Bhagavadgita -Radhakrishnan 114

The Bhagavadgita -S. Radhakrishnan

Karma Yoga or the Method of Work

Set an Example to Others
20 karranai 'va hi samsiddhim asthita janakadayah
lokasamgraham eva 'pi sampasyan kartum arhasi
(20)' It was even by works that Janaka and others attained to perfection. Thou shouldst do works also with a view to the maintenance of the world Janaka was the king of Mithila and father of Sita, the wife of Rama. Janaka ruled, giving up his personal sense of being the worker. Even S. says that Janaka and others worked lest people at large might go astray, convinced that their senses were engaged in activity, gund gunesrt vartante. Even those who have not known the truth might adopt works for self-purification. II, 10.
lokasamgraha: world-maintenance. Lokasamgraha stands for the unity of the world, the interconnections of society. If the world is not to sink into a condition of physical misery and moral degradation, if the common life is to be decent and dignified, religious ethics must control social action. The aim of religion is to spiritualist society, to establish a brotherhood on earth.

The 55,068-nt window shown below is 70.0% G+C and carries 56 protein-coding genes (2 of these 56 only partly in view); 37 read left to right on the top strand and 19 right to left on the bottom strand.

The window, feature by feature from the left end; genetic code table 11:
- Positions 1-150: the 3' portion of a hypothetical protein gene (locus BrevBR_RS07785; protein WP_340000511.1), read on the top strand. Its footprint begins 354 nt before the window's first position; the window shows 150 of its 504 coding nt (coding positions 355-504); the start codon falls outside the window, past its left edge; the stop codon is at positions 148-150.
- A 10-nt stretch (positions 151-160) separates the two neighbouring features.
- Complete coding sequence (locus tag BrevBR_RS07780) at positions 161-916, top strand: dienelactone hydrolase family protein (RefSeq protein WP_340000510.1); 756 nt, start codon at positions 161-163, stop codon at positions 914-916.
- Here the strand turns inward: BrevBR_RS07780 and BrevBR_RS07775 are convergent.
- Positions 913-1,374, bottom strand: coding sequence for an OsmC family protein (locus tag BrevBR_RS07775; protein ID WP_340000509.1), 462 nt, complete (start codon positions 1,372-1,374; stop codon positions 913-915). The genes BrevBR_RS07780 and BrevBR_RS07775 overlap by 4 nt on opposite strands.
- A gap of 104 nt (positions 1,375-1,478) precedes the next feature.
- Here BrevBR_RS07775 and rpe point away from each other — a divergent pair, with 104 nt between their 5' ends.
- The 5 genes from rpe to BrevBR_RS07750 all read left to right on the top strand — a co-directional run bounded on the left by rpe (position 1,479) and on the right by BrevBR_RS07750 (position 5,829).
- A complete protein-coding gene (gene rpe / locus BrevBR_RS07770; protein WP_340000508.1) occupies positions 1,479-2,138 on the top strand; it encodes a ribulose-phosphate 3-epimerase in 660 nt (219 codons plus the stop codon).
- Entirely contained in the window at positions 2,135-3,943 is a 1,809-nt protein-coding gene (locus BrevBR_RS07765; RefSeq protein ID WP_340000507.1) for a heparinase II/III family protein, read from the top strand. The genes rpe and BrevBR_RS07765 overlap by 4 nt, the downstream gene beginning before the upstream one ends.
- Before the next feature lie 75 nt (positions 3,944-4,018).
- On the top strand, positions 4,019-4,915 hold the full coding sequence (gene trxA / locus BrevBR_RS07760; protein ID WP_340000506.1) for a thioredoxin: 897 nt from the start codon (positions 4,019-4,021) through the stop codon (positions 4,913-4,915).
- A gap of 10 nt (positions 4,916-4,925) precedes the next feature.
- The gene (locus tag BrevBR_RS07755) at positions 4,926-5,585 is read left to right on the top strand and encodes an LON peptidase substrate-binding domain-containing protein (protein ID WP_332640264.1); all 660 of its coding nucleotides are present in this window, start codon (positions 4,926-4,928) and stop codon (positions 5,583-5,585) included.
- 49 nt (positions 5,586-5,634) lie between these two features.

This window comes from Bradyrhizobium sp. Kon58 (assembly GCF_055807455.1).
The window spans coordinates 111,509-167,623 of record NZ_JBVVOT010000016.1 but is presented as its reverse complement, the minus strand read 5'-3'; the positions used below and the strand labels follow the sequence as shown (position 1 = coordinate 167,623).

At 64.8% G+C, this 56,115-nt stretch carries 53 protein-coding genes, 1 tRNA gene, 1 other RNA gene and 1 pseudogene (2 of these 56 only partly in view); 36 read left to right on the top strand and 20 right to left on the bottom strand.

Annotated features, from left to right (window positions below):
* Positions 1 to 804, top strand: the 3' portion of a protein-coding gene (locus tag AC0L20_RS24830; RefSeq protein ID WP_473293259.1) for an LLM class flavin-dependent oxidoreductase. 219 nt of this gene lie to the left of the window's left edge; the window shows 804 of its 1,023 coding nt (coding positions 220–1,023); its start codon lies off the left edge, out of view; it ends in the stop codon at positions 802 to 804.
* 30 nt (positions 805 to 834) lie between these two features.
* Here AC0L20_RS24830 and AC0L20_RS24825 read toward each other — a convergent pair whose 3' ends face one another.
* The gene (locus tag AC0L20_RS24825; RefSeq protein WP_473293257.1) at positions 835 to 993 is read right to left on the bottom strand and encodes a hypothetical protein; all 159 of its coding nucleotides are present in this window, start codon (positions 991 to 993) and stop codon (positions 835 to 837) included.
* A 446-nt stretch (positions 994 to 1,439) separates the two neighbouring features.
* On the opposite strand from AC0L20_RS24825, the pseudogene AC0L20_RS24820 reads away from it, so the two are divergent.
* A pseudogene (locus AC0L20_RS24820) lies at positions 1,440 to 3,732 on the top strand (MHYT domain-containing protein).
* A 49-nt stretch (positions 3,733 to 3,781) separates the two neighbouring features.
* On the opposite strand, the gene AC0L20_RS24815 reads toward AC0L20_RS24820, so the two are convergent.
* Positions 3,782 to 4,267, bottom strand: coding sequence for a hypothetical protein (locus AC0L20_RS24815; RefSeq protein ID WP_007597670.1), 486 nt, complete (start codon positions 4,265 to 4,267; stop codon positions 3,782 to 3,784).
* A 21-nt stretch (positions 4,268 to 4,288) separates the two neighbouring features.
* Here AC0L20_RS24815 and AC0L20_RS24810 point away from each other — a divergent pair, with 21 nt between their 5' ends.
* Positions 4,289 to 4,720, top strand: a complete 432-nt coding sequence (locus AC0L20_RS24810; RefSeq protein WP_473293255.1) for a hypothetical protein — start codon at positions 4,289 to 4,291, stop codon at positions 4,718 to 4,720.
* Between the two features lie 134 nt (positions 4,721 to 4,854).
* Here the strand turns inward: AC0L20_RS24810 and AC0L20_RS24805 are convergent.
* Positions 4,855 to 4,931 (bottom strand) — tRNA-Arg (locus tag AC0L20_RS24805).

We must be inspired by the hope of embodying ideals in earthly institutions. When the Indian world lost its youth, it tended to become other-worldly. In a tired age we adopt the gospel of renunciation and endurance. In an age of hope and energy we emphasize active service in the world and the saving of civilization. Boethius affirms that "he will never go to heaven who is content to go alone."
21. yad yad acarati sresthas tad-tad eve 'taro janah.;
sa yat pramanam kurute lokas tad anuvartate
(21) Whatsoever a great man does, the same is done by others as well. Whatever standard he sets, the world follows.
Common people imitate the standards set by the elect. Democracy has become confused with disbelief in great men. The Gita points out that the great men are the pathmakers who blaze the trail that other men follow. The light generally comes through individuals who are in advance of society. They see the light shining on the mountain heights while their fellows sleep in the valley below. They are, in the words of Jesus, the "salt," the "leaven," the "light" of human communities. When they proclaim the splendour of that light, a few recognize it and slowly the many are persuaded to follow them.


References and Context